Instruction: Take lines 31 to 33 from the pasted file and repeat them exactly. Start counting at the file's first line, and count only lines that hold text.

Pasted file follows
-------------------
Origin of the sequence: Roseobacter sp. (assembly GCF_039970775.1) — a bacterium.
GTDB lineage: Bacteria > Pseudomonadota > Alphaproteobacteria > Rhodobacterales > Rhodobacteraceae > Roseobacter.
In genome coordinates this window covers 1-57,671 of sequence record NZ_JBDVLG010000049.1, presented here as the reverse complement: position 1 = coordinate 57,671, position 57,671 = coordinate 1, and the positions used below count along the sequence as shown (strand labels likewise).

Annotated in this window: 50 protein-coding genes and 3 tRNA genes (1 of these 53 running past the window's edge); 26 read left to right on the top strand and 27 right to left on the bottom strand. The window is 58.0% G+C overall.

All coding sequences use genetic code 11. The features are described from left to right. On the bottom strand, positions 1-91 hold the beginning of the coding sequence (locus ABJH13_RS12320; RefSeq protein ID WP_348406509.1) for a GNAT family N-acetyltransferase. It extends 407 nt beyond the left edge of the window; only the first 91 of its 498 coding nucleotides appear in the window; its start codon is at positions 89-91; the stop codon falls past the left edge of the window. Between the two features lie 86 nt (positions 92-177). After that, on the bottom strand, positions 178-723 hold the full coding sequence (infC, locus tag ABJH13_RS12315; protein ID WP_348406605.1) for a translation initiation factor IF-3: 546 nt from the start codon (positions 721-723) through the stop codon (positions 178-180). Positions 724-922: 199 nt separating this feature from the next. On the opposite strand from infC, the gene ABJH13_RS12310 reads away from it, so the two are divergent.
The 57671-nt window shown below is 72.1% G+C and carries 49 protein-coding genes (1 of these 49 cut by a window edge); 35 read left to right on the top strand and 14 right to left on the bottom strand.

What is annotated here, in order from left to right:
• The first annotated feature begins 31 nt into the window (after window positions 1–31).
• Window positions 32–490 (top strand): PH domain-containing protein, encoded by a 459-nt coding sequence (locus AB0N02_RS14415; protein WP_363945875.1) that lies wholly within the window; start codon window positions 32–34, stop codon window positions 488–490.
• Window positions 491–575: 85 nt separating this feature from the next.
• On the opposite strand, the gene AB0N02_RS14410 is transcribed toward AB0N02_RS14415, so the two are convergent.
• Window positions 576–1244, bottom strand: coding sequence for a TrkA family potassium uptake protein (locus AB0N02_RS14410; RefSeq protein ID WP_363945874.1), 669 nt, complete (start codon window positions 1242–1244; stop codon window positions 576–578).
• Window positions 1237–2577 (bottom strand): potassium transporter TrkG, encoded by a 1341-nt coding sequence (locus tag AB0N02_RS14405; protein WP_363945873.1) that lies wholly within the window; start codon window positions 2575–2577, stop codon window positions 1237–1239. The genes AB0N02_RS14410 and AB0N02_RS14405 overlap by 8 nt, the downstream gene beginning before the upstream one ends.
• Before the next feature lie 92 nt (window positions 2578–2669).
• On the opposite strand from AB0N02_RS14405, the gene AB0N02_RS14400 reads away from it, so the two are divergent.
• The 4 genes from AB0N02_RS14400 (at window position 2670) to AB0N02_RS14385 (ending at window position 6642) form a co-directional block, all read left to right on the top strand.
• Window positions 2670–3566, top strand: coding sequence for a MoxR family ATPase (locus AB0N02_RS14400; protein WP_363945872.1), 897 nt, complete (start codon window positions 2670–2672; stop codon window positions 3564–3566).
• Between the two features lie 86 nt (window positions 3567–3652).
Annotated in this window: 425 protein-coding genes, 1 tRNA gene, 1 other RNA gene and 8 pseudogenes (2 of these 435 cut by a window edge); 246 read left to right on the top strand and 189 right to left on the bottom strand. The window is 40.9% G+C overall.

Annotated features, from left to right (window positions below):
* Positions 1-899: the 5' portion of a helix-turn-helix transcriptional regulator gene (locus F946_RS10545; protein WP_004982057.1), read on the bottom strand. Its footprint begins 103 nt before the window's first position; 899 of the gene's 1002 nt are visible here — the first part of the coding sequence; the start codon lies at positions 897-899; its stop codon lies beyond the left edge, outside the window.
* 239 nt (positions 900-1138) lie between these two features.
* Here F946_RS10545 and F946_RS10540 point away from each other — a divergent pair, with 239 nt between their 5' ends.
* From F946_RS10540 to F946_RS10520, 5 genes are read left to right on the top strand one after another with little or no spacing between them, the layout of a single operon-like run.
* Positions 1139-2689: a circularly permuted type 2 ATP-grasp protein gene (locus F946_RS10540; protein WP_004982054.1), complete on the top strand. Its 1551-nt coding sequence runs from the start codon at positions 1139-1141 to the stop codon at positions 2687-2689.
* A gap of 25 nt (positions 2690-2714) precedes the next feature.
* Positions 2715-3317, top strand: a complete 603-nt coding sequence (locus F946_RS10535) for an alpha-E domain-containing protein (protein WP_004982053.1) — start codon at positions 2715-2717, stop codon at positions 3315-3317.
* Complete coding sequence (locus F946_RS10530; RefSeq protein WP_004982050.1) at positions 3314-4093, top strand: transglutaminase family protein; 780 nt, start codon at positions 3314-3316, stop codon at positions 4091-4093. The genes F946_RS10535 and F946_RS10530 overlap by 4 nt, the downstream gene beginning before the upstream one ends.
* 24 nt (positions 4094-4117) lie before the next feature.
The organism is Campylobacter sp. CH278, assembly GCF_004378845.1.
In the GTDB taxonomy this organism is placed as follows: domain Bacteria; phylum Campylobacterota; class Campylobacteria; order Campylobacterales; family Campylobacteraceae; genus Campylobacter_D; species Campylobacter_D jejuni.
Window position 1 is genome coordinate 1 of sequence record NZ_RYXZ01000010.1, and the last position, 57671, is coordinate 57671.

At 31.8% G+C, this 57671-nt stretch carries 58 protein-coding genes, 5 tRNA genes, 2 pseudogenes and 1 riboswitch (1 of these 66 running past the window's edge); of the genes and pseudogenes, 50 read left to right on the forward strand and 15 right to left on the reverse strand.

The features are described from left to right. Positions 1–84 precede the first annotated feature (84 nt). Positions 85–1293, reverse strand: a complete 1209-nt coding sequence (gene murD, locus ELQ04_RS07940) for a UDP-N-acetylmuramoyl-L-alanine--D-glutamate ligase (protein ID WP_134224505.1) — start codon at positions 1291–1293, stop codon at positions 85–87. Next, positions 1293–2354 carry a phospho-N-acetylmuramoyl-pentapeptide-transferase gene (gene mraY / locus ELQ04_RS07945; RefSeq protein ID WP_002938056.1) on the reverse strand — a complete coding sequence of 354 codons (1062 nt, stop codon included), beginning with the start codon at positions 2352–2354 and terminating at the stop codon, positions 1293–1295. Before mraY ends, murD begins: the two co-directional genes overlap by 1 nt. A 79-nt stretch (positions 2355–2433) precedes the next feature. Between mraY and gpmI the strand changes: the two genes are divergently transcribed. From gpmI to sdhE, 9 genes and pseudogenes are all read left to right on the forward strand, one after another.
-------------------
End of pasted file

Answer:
In the GTDB taxonomy this organism is placed as follows: domain Bacteria; phylum Campylobacterota; class Campylobacteria; order Campylobacterales; family Campylobacteraceae; genus Campylobacter_D; species Campylobacter_D jejuni.
Window position 1 is genome coordinate 1 of sequence record NZ_RYXZ01000010.1, and the last position, 57671, is coordinate 57671.

At 31.8% G+C, this 57671-nt stretch carries 58 protein-coding genes, 5 tRNA genes, 2 pseudogenes and 1 riboswitch (1 of these 66 running past the window's edge); of the genes and pseudogenes, 50 read left to right on the forward strand and 15 right to left on the reverse strand.